Oil price rises above $70 after attacks on Saudi oil facilities
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Oil prices briefly rose above $70 a barrel for the first time in 14 months after Saudi Arabia, the world’s top oil exporter, said its energy facilities had been attacked on Sunday, targeting “the security and stability” of global supplies.
A drone attack from the sea on a petroleum storage tank at Ras Tanura, one of the largest oil shipping ports in the world, took place on Sunday morning, the kingdom said.
In the evening, shrapnel from a ballistic missile fell in Dhahran, where state oil company Saudi Aramco has its headquarters and near where thousands of employees and their families live.
While Saudi Arabia’s ministry of energy said the attacks “did not result in any injury or loss of life or property”, and a person familiar with the matter said no production had been affected, the attacks have still unsettled oil markets that have rebounded strongly in recent months.
Brent crude, the international benchmark, rose as much as 2.9 per cent to $71.38 a barrel on Monday morning in Asia while West Texas Intermediate, the US benchmark, rose by a similar amount to a high of $67.98 a barrel. Both commodities pulled back later on Monday, with Brent slipping to $68.77 and WTI inching lower to $65.49.
Yemen’s Iran-allied Houthi fighters claimed responsibility for the attacks and said they had also focused on military targets in the Saudi cities of Dammam, Asir and Jazan.
A Houthi military spokesperson said the group had fired 14 bomb-laden drones and eight ballistic missiles in a “wide operation in the heart of Saudi Arabia”.
Amrita Sen at Energy Aspects emphasised that while a direct hit on oil supplies appeared to have been avoided, the threat to the market would still be taken seriously by oil traders.
“The oil price was already on a strong footing after Saudi Arabia and Opec’s decision last week to keep restricting production,” she said.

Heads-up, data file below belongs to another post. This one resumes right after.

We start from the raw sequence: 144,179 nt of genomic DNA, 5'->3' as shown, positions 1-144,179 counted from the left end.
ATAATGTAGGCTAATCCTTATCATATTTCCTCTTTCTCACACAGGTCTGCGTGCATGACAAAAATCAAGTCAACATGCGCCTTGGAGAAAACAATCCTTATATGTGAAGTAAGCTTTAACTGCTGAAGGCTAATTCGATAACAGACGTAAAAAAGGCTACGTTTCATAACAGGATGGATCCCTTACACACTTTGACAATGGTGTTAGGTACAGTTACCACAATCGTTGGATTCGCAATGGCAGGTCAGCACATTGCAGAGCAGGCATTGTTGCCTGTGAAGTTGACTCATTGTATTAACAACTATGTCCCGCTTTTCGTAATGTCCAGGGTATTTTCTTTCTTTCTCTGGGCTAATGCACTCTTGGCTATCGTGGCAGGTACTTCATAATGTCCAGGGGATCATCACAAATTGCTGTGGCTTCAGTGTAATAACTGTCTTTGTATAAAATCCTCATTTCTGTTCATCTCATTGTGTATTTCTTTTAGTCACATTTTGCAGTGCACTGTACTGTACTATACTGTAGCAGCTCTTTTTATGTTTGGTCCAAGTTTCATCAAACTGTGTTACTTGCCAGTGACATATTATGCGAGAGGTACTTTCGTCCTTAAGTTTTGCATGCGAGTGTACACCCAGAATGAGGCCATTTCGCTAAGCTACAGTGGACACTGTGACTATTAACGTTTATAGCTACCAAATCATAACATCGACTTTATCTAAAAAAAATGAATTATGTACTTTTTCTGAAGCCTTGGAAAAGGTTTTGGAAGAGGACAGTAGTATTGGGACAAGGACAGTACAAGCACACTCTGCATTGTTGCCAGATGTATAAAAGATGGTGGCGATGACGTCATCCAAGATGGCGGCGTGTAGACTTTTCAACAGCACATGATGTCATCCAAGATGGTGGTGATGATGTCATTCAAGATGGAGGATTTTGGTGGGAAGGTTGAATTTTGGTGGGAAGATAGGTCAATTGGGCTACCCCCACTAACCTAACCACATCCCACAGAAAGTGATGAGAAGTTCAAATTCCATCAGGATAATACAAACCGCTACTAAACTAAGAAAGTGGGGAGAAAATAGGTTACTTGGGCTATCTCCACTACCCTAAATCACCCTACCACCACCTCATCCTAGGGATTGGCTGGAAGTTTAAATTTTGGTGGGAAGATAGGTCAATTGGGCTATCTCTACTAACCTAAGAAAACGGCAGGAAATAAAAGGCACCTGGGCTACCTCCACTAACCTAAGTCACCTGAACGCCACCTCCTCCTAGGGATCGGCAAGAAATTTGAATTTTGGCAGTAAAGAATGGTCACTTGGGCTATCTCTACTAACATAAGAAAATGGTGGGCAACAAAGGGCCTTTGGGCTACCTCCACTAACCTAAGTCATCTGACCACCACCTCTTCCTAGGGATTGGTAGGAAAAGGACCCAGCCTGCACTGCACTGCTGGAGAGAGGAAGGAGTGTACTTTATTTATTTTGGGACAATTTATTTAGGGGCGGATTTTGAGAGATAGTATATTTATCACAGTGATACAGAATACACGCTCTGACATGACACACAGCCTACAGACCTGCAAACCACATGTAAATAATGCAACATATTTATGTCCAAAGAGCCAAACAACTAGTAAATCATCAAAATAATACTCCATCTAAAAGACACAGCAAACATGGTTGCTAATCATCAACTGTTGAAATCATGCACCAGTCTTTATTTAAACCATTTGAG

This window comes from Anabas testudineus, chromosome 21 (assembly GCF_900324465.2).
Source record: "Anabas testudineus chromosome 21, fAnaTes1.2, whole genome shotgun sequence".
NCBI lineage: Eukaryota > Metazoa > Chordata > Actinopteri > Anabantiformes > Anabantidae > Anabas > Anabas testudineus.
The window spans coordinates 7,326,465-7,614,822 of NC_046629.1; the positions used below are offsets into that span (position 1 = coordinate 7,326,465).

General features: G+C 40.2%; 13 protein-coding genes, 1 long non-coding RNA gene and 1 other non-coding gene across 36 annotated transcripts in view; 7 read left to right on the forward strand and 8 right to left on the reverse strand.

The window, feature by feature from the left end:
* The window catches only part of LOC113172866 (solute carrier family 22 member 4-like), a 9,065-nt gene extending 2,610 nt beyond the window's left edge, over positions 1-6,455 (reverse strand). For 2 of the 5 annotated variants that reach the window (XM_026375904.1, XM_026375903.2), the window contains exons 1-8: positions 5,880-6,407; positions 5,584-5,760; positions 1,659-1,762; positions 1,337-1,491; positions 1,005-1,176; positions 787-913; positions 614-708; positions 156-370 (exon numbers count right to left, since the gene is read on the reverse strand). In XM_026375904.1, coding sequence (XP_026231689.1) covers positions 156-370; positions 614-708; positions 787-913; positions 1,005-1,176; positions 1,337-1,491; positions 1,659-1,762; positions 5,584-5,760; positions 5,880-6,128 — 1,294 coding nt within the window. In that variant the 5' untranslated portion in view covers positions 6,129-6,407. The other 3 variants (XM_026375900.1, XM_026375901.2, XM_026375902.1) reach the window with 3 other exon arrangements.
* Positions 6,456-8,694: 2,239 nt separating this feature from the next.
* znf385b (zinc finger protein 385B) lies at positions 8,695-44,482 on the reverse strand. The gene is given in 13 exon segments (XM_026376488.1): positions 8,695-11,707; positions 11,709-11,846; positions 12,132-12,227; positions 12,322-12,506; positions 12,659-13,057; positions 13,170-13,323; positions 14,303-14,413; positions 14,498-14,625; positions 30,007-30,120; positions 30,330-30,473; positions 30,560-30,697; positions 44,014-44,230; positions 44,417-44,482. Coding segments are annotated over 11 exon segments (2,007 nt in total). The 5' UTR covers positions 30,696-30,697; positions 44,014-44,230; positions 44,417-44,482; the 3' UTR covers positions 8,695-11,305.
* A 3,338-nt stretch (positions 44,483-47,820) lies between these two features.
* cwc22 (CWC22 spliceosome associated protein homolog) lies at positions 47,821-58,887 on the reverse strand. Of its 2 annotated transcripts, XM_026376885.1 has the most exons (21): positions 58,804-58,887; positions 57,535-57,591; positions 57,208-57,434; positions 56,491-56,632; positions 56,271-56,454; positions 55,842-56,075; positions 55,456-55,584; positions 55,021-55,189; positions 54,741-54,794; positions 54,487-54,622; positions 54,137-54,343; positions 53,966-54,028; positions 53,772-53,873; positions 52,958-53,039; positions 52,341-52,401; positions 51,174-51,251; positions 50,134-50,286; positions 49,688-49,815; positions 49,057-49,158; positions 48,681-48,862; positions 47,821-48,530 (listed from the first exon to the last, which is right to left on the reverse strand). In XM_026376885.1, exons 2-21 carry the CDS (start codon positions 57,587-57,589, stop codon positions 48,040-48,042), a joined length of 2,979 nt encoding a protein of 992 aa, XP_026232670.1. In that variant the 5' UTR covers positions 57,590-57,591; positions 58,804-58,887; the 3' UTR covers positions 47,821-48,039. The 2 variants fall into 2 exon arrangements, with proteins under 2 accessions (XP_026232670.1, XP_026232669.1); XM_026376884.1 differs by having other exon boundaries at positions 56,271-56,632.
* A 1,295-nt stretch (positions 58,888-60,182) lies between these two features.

Brent crude, the international oil benchmark, had risen close to $70 a barrel after the cartel and allies outside the group, including Russia, decided not to unleash a flood of crude on to the market.
Amid uncertainty about the oil market outlook as the coronavirus crisis continues to have an impact on crude demand, the group decided against raising production by 1.5m barrels a day from April.
Given the supply curbs, while the kingdom has the extra production capacity to tap into, “geopolitical threats to supply will add a premium to the price”, Sen added.
The kingdom’s state media outlet said earlier in the day that the Saudi-led military coalition confronting the Houthis had intercepted missiles and drones aimed at “civilian targets” without indicating their location.
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The Eastern Province, where Dhahran is located, is where much of Saudi Aramco’s oil facilities are located. The attack is the most severe since September 2019.
At that time the kingdom was rocked by missile and drone fire that hit an important processing facility and two oilfields, temporarily shutting off more than half of the country’s crude output.
The Houthis have ramped up assaults on Saudi Arabia through airborne attacks and explosive-laden boats and mines in the Red Sea, laying bare the vulnerability of the country’s energy infrastructure despite the kingdom’s production prowess and its hold over the oil market.
“The frequency of these attacks is rising, even if the impact on energy infrastructure appears limited,” said Bill Farren-Price, a director at research company Enverus. “We know the capacity to cause serious damage exists, so this will boost the risk premium for oil.”
Additional reporting by Hudson Lockett in Hong Kong